The registration of HIV cases in Armenia started in 1988. In 2010, HIV prevalence was estimated at 0.2% among adults aged 15 to 49. Overall, as of 31 July 2019, 3,583 HIV cases had been registered in the country among citizens of Armenia with 429 new cases of HIV infection registered in 2018.
Males constitute a major part (69%) in the total number of HIV cases. Of all the people living with HIV, slightly more than half (51%) was in the age group of 25–39 at the time of HIV diagnosis. The main modes of HIV transmission are through heterosexual contacts (72%) and injecting drug use (20%), followed by male-to-male sex, accounting for 4.4% of all registered cases.
Armenia was the first country in the European region, and as of October 2017 is one of 10 countries worldwide (7 of which are islands), which proved to have eliminated mother-to-child HIV transmission.
The most recent MSM and trans population size estimation exercise for the country states that there are 16,100 MSM and 150 trans people in Armenia.
The latest integrated bio-behavioral surveillance (IBBS) (2018), conducted in three major cities of the country (Yerevan, Gyumri and Vanadzor) came up with aggregated HIV prevalence among MSM of 1.9% (2.7% in capital city of Yerevan), which is lower than HIV prevalence among MSM in other countries of the region. Moreover, while HIV prevalence among MSM has steadily increased in all countries of EECA, it has been relatively stable among MSM in Armenia (2.5% in 2012 to 2.7% in 2016). HIV prevalence among trans people in Armenia was at 2%.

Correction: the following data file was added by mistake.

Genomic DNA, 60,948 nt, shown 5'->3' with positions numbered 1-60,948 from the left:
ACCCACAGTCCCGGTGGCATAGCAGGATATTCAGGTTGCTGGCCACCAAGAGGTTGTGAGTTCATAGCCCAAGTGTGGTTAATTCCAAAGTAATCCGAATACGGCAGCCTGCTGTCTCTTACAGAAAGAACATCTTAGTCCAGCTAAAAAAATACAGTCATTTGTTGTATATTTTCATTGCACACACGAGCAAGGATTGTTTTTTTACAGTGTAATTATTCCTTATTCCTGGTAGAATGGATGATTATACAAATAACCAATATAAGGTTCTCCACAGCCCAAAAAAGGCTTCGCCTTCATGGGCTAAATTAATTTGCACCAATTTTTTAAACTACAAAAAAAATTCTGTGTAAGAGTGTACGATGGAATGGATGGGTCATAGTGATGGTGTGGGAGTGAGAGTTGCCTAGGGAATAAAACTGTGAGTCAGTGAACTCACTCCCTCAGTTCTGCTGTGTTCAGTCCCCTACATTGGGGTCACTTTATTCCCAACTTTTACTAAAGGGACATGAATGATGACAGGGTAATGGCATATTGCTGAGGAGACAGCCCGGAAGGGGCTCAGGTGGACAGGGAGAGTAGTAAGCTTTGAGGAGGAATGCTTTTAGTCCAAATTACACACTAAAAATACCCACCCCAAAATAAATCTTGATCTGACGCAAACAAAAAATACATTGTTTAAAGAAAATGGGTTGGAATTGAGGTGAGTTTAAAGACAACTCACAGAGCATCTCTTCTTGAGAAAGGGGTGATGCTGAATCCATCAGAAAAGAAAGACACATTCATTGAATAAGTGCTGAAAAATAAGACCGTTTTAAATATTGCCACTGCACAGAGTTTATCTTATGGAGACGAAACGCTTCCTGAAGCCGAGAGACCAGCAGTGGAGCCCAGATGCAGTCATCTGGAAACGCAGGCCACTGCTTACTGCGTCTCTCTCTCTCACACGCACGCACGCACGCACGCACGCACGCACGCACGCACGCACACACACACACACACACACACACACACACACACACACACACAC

Risky sexual behavior is frequent among MSM in Armenia. According to the IBBS 2018 condom use was inconsistent, with 25% in Gyumri (2nd largest city in Armenia) and 71% in Yerevan, reporting using a condom during their last anal penetrative sex with a male. Overall, MSM had moderate (48%) knowledge of HIV/AIDS, roughly half of MSM were not aware of the risks associated with HIV infection. Overall, 97% of trans people, participating in the study, reported using a condom during their last anal penetrative sex with a male.
More than half of MSM knew where to get an HIV test and had been tested for HIV at some point in life. About 90% of MSM in Yerevan reported having an HIV test within the last 12 months and knowing their status, whereas in other cities of the survey this number is significantly lower (40% and 57%). High stigma and discrimination existing among general population and health care workers may prevent MSM from accessing testing services. According to the results of the study on the attitude to LGBT people among key social service providers in five countries of Central and Eastern Europe and Central Asia, the degree of alienation towards LGBT people in Armenia is below average social workers and above average among health care providers. Only 48% of health care providers and 67% of social workers surveyed in this study in Armenia believed that homosexuality was acceptable in the society.
The coverage of MSM with HIV prevention services remains low (39%) in Armenia. Most MSM respondents in IBBS of 2018 reported not being reached by HIV prevention activities. According to a study of internal homophobia in Eastern European countries, low willingness of MSM to use HIV services is associated with a high level of internal homophobia. Greater acceptance of homosexuality is associated with more regular HIV testing and greater coverage by all prevention services.